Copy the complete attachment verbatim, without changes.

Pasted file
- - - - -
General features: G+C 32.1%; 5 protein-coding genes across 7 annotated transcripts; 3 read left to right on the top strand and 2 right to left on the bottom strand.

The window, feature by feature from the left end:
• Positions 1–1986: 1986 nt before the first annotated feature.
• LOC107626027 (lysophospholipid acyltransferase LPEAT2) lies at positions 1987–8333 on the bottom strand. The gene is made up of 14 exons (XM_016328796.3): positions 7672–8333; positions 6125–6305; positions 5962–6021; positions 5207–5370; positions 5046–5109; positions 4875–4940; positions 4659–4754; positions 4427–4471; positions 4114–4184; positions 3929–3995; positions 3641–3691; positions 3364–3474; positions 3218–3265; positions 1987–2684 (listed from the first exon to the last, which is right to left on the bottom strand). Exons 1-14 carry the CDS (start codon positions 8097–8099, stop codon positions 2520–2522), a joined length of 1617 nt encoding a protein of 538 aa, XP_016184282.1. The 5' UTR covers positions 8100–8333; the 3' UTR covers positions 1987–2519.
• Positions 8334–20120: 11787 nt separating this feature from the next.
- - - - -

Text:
General features: G+C 32.1%; 5 protein-coding genes across 7 annotated transcripts; 3 read left to right on the top strand and 2 right to left on the bottom strand.

The window, feature by feature from the left end:
• Positions 1–1986: 1986 nt before the first annotated feature.
• LOC107626027 (lysophospholipid acyltransferase LPEAT2) lies at positions 1987–8333 on the bottom strand. The gene is made up of 14 exons (XM_016328796.3): positions 7672–8333; positions 6125–6305; positions 5962–6021; positions 5207–5370; positions 5046–5109; positions 4875–4940; positions 4659–4754; positions 4427–4471; positions 4114–4184; positions 3929–3995; positions 3641–3691; positions 3364–3474; positions 3218–3265; positions 1987–2684 (listed from the first exon to the last, which is right to left on the bottom strand). Exons 1-14 carry the CDS (start codon positions 8097–8099, stop codon positions 2520–2522), a joined length of 1617 nt encoding a protein of 538 aa, XP_016184282.1. The 5' UTR covers positions 8100–8333; the 3' UTR covers positions 1987–2519.
• Positions 8334–20120: 11787 nt separating this feature from the next.